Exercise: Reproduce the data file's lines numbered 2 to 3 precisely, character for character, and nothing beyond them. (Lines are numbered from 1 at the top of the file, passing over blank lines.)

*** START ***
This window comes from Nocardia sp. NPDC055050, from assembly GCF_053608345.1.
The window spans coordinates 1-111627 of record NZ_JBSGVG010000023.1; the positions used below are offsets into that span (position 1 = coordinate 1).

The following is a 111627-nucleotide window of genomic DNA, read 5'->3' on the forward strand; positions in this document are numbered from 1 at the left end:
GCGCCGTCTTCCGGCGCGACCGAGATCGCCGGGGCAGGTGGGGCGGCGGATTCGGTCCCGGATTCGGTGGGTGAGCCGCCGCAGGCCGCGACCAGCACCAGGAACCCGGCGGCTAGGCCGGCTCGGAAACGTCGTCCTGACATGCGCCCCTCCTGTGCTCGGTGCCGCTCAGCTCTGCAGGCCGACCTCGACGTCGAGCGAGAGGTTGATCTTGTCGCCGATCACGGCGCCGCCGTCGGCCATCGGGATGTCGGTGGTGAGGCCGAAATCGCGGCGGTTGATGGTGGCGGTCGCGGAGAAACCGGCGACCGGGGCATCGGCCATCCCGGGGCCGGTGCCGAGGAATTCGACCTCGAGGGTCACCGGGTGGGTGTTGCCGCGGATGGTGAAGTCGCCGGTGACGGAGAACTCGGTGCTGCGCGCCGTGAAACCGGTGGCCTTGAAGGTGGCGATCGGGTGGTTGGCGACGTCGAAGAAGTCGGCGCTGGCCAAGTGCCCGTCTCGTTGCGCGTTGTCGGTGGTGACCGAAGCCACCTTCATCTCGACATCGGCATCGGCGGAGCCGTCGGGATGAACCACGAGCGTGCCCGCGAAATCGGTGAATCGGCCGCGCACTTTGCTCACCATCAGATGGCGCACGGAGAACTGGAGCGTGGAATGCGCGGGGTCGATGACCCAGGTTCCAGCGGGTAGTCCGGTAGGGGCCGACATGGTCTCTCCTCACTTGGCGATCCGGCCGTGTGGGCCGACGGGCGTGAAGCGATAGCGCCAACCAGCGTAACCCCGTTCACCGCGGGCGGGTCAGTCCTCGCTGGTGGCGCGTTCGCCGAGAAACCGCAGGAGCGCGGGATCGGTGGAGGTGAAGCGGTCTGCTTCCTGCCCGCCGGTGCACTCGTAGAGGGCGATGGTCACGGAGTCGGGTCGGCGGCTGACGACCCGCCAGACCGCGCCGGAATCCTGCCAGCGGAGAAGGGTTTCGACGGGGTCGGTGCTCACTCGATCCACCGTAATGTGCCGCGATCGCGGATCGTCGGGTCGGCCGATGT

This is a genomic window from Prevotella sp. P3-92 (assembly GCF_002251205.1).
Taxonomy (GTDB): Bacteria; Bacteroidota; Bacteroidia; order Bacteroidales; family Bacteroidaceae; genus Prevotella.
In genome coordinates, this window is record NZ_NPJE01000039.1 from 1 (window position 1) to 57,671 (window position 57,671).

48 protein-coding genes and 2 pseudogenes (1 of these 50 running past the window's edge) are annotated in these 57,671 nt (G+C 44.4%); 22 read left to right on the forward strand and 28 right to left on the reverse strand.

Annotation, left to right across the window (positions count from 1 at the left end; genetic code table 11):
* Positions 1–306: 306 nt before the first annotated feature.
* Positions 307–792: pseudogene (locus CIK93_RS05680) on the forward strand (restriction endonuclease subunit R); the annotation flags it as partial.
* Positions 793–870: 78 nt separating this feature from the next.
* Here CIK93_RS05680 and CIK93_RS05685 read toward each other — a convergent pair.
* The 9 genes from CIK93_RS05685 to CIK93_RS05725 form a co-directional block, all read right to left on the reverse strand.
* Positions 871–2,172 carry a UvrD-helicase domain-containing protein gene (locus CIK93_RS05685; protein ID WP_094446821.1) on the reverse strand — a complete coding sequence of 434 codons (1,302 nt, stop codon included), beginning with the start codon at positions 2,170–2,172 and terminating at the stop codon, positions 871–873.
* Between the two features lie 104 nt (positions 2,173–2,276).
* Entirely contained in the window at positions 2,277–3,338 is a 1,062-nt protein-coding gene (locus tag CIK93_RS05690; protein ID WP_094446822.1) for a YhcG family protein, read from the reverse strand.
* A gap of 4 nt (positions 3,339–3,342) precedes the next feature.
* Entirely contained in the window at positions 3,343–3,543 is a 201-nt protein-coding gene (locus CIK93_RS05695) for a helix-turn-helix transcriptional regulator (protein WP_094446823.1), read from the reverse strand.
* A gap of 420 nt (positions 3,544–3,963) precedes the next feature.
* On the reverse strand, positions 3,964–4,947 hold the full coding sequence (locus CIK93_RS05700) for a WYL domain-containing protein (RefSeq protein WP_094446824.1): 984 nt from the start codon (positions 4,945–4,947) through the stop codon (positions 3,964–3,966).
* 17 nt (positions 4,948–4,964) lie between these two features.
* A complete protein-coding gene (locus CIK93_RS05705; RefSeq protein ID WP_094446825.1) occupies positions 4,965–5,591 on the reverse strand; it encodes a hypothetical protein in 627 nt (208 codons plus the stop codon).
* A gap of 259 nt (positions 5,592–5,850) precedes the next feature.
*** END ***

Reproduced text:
The window spans coordinates 1-111627 of record NZ_JBSGVG010000023.1; the positions used below are offsets into that span (position 1 = coordinate 1).

The following is a 111627-nucleotide window of genomic DNA, read 5'->3' on the forward strand; positions in this document are numbered from 1 at the left end: